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W**: dead, in favour of a meaning which, to the fastidren's minip of Liverpool theologians, is absolutely intolerable. lier course admits the general rule, respecting the omission of the 4711 with the predicative noun; but conceives (greatly to the i.or, no doubt, of those whose sor inci ''Y) that the good ud Apostle would even have come to the s t art of a Greek article, for the sake of clear... Bisni spin! !!. “ If there had been any intention tu .81, 's x te : *?"gentot of the Logos and God, we should have expeci' In · write d beds. On account of the equivocal meaning of Deús *** ut ille article, the article could not possibly have been absent.”* itasi to say that such corrupt Greek as this cannot be ascribed to the Apostles. Here are examples from John ; η αμαρτία εστίν η ανομία και Td Tveïná dotiy ij athbela and here are others from Paul; kúpios ad rveïna dorty: § Harrds årdpos ń kepadh ó Xprotós cotill Nay, we have an example in the following text, of a total inversion of the rule, the article being attached to the predicate, and not to the subject ; ci dot Kúpios (7177") Oeds. I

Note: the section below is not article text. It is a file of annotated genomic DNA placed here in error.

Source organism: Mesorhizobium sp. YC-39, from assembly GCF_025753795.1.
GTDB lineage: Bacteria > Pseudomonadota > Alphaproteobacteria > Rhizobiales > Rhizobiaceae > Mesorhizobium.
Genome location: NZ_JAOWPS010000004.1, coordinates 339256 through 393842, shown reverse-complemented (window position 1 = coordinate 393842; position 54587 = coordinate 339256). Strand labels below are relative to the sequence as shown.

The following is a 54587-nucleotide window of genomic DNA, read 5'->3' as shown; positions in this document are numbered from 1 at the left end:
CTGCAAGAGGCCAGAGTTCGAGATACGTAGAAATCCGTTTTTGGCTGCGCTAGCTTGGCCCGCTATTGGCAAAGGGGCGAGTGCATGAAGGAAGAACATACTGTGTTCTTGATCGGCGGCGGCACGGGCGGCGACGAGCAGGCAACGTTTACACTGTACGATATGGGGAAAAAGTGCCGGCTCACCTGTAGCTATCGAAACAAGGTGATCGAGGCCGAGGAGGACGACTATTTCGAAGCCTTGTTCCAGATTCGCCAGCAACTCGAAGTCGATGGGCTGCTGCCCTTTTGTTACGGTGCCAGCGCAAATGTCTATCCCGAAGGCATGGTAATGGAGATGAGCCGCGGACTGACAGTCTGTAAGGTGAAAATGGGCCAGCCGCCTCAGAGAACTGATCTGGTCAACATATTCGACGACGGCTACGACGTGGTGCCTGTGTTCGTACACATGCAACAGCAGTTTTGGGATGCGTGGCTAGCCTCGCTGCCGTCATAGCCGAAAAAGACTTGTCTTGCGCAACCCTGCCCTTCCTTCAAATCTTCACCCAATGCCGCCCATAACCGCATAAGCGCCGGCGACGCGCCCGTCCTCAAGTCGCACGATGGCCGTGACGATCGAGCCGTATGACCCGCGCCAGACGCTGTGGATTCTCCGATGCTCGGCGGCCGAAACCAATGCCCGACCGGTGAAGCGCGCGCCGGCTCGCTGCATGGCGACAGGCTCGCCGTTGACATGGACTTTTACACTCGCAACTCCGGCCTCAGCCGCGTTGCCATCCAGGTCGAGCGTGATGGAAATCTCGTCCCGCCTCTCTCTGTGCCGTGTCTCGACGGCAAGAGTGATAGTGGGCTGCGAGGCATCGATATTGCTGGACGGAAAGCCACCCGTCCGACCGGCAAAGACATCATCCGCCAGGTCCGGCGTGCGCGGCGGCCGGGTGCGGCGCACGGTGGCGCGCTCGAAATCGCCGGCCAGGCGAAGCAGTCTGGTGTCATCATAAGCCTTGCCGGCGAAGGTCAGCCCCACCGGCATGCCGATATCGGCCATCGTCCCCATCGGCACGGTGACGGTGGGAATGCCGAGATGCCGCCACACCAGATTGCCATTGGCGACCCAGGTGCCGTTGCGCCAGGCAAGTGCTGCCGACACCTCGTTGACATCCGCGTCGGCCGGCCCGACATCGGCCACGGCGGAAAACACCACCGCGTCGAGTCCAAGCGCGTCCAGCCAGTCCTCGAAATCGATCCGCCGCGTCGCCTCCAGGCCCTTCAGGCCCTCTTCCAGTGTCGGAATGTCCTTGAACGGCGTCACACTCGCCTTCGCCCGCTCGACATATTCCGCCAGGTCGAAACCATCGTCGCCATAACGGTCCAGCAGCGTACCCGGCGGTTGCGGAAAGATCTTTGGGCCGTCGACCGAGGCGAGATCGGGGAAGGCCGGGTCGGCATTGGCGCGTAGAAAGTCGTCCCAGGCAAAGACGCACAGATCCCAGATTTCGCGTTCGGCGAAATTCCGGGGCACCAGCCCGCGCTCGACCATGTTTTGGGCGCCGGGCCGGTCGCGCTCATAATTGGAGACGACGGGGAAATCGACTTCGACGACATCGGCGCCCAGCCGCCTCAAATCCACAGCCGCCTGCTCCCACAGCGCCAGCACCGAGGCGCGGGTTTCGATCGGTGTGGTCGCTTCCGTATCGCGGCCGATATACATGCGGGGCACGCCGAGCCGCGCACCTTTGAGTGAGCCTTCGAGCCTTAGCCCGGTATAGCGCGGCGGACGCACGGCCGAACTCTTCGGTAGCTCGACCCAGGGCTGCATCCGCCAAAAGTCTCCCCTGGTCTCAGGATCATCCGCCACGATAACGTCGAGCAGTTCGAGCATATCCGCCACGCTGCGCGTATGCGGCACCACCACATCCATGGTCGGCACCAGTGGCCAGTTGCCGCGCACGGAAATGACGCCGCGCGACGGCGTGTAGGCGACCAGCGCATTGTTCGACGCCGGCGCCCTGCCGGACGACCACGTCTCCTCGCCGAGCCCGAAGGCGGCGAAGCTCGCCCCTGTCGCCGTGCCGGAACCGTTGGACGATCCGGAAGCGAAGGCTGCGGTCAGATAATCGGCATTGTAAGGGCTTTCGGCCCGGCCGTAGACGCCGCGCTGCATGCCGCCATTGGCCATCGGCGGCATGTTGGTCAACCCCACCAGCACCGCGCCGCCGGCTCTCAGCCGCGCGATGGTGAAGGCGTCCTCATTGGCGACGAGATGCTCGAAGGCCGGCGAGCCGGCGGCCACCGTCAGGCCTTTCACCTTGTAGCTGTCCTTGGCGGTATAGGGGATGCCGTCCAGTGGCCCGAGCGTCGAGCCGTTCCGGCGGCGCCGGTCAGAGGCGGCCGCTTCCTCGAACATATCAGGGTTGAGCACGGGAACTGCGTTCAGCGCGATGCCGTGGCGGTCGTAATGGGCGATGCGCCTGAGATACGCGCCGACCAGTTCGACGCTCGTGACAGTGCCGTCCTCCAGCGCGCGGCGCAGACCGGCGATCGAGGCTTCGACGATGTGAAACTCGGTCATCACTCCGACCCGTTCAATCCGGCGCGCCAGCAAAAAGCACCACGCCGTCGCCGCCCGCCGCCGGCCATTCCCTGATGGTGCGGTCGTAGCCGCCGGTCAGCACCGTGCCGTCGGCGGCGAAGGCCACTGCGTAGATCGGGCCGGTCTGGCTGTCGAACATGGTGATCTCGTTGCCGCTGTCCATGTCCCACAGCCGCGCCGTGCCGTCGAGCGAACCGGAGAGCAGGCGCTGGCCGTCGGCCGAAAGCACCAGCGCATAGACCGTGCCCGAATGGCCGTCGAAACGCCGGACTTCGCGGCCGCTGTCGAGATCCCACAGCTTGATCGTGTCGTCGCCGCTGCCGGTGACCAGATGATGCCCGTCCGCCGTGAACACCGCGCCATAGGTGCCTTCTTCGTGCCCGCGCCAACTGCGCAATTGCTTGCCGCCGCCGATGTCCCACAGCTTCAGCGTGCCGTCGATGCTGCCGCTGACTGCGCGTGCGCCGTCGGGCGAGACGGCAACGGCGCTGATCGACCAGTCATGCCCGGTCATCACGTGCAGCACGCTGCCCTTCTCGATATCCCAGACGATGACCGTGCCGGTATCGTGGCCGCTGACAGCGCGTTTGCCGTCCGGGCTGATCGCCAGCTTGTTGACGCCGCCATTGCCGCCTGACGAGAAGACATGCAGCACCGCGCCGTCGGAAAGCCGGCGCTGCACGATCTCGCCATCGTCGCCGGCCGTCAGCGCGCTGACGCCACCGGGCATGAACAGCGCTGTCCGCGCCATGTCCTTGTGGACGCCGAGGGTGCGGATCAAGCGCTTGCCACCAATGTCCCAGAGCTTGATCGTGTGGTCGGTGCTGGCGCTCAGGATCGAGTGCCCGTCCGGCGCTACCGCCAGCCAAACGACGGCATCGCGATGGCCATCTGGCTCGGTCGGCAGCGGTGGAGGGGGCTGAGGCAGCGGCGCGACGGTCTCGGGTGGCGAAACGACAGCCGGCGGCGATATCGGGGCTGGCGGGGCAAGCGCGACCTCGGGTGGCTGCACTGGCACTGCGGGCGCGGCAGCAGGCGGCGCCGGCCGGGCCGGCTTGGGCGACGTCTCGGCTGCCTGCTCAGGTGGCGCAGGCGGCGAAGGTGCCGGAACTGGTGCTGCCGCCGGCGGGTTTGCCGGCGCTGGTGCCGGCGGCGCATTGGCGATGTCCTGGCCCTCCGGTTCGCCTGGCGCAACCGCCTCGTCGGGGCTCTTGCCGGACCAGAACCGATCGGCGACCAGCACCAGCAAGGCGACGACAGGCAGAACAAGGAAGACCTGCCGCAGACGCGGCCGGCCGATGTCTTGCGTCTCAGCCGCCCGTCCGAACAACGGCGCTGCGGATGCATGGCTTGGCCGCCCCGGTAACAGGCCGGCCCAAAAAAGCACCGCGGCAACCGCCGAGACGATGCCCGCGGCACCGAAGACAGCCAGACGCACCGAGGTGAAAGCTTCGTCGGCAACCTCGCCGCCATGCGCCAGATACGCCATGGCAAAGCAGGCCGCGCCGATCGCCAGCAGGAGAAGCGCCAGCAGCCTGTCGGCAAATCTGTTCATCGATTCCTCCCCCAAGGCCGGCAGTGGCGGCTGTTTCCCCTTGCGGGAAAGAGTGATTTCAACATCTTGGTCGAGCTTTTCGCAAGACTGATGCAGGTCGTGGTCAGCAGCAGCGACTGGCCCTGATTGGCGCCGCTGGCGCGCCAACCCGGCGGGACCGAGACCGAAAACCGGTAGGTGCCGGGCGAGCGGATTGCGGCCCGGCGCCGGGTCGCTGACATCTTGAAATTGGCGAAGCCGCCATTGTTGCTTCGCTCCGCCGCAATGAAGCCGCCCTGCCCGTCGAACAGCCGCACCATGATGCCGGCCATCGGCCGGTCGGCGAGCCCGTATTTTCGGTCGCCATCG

It will be perceived by the text of this Lecture that I do not adopt the rendering of the Alexandrine Fathers; but I am anxious, in re. jecting it, to pass no slight on the learning of those who maintain it and to show that, out of England, orthodoxy can afford to be wise and just.